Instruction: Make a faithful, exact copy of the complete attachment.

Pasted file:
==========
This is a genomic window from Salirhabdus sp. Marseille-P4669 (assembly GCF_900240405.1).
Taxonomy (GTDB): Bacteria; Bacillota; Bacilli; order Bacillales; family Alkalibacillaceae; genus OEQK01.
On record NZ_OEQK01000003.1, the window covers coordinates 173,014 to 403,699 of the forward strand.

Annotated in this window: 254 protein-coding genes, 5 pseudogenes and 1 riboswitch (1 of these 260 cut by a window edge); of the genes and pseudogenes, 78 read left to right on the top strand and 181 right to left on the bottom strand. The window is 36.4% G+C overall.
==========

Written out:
This is a genomic window from Salirhabdus sp. Marseille-P4669 (assembly GCF_900240405.1).
Taxonomy (GTDB): Bacteria; Bacillota; Bacilli; order Bacillales; family Alkalibacillaceae; genus OEQK01.
On record NZ_OEQK01000003.1, the window covers coordinates 173,014 to 403,699 of the forward strand.

Annotated in this window: 254 protein-coding genes, 5 pseudogenes and 1 riboswitch (1 of these 260 cut by a window edge); of the genes and pseudogenes, 78 read left to right on the top strand and 181 right to left on the bottom strand. The window is 36.4% G+C overall.